Overgrazing can negatively impact forage and open up opportunities for invasive species to take root, as well as create tree damage that may not show up for a decade, when it’s too late to react. In open-pasture grazing, problems can be fixed with spraying, fertilizing and reseeding. Judicious application of grazing animals is essentially the management tool in silvopasture – enough to get the job done, without hammering a piece of ground too hard.

Management and adaptation are key to successfully incorporating silvopasture into an operation.
Photo courtesy of Jeff Tribe.

“Management is key, period,” Chedzoy says. “It’s not going to work if you don’t commit yourself to that. It’s really about being a skilled and observant manager and adapting grazing based on what your eyes and your brain and your gut is telling you.”

Silvopasture can be a productive tool to maintain or enhance overall productivity and biodiversity, says Groen, but it needs to be done within ecologically sound principles.

“It’s all about evaluating the site,” says Groen, who does not recommend converting healthy forest or woodlot into silvopasture. “But if you’ve got a forest that is seriously degraded and you can use silvopasture as a tool to return it to a productive and biodiverse ecosystem, that’s a way to go.”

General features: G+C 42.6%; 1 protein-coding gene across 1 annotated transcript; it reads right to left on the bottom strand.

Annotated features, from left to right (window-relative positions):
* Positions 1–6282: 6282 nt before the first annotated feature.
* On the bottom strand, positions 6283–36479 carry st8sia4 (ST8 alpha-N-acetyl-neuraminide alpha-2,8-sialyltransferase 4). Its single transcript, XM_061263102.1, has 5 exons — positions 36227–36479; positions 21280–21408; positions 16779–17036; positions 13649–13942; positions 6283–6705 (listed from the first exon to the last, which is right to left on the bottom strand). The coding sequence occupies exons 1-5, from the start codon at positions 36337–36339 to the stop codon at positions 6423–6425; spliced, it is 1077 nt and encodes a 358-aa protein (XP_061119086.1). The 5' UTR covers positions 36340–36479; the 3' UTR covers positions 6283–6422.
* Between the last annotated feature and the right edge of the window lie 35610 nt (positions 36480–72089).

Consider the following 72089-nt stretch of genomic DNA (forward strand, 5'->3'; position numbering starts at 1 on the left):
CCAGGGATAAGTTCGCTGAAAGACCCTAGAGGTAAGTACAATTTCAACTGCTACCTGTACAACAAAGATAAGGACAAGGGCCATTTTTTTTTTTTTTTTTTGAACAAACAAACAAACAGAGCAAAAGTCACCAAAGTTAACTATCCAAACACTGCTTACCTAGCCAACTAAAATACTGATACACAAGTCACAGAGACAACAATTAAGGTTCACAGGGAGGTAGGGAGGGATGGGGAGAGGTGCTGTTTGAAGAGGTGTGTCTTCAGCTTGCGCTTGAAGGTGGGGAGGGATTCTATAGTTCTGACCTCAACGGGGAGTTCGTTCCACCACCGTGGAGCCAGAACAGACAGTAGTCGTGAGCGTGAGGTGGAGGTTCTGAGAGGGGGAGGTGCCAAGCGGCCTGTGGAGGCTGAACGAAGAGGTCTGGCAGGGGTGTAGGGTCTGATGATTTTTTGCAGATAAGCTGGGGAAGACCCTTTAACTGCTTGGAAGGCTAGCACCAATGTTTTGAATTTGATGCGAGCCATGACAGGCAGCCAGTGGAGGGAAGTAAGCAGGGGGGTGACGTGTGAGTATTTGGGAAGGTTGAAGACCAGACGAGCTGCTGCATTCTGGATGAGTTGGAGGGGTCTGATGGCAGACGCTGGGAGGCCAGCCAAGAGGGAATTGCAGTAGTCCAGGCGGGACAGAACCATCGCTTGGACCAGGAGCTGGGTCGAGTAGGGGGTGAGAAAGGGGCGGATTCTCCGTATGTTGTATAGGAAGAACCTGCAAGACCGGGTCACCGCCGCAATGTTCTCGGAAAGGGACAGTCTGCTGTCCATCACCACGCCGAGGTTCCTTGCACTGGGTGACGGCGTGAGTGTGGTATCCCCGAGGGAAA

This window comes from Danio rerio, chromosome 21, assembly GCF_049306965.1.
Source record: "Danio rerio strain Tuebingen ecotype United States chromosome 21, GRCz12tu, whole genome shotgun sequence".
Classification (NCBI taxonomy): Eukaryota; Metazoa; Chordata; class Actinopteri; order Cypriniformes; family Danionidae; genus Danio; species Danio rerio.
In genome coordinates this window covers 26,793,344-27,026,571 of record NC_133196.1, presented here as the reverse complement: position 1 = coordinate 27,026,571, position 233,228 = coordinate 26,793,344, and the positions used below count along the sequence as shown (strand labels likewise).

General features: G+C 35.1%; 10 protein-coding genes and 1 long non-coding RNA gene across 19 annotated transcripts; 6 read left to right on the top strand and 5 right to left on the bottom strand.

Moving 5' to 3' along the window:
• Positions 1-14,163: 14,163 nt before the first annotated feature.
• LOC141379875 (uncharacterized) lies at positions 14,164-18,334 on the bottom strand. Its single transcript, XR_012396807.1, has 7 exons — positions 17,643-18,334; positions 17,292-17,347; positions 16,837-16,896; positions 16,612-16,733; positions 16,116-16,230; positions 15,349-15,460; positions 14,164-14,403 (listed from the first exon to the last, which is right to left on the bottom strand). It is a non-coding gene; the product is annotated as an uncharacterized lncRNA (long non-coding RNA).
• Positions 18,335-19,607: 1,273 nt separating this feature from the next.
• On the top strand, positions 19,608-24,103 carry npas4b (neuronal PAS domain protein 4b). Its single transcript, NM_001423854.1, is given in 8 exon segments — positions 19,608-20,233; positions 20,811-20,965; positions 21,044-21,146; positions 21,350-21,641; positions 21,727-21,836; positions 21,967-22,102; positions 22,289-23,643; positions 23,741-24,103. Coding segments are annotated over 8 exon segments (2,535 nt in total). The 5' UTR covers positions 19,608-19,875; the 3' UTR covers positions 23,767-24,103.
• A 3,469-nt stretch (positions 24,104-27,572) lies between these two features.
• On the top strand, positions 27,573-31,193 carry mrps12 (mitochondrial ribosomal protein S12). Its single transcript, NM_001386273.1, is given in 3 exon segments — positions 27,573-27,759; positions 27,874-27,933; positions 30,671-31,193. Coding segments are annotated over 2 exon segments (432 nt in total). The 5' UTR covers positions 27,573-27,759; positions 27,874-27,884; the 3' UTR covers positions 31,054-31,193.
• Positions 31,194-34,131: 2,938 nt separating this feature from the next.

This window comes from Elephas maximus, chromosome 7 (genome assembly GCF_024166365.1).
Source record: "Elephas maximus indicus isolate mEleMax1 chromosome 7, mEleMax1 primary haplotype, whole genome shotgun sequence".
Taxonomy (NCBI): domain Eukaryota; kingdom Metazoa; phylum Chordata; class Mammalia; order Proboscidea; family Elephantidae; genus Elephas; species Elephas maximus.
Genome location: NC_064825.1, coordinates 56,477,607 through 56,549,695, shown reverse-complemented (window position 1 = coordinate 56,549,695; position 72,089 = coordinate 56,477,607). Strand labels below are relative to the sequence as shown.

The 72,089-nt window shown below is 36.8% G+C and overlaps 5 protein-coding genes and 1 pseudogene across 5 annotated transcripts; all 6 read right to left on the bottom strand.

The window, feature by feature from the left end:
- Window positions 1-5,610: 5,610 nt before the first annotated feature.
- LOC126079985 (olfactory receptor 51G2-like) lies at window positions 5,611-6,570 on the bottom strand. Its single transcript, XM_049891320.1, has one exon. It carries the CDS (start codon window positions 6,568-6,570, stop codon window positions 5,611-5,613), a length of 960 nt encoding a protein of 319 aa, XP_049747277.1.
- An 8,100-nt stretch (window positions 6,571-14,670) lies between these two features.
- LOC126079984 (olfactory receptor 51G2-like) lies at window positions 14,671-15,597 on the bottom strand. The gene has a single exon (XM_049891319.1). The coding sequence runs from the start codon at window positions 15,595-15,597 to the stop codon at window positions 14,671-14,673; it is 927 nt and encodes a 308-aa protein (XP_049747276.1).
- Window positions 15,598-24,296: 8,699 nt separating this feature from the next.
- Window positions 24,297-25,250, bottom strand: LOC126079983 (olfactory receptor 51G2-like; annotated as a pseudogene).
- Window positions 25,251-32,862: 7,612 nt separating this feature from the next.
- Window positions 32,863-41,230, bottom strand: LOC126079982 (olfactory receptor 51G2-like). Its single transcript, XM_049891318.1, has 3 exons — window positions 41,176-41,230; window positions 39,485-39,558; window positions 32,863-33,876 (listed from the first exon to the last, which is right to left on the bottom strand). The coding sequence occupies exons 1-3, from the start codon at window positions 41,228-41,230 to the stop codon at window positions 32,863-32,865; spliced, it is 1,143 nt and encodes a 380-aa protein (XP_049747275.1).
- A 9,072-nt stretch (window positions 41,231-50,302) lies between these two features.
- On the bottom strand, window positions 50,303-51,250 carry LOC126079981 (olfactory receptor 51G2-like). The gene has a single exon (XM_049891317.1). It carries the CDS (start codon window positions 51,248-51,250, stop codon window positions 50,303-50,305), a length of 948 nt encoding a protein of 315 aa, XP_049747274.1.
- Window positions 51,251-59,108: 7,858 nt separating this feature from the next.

He is currently working with the Ontario Woodlot Association on funding proposals for ag-climate solutions under the umbrella of carbon sequestration and greenhouse gas mitigation. In short, solutions offering environmental, social and economic benefits.

“It has to make financial sense,” he says. “We’ve got to grow enough to feed everyone while taking care of the environment.”

Various forms of silvopasture have been practiced around the world. There are accounts that the Neutral people, a southern Ontario-based Indigenous tribe, maintained American Chestnut orchards, burning the understory to stimulate browse and forages. In modern practice, invasive species such as common buckthorn are removed. Diseased and poor-quality trees are culled to favour better quality timber, leaving a canopy of between 30 and 50 per cent. “It’s like thinning out your carrots,” Groen explains.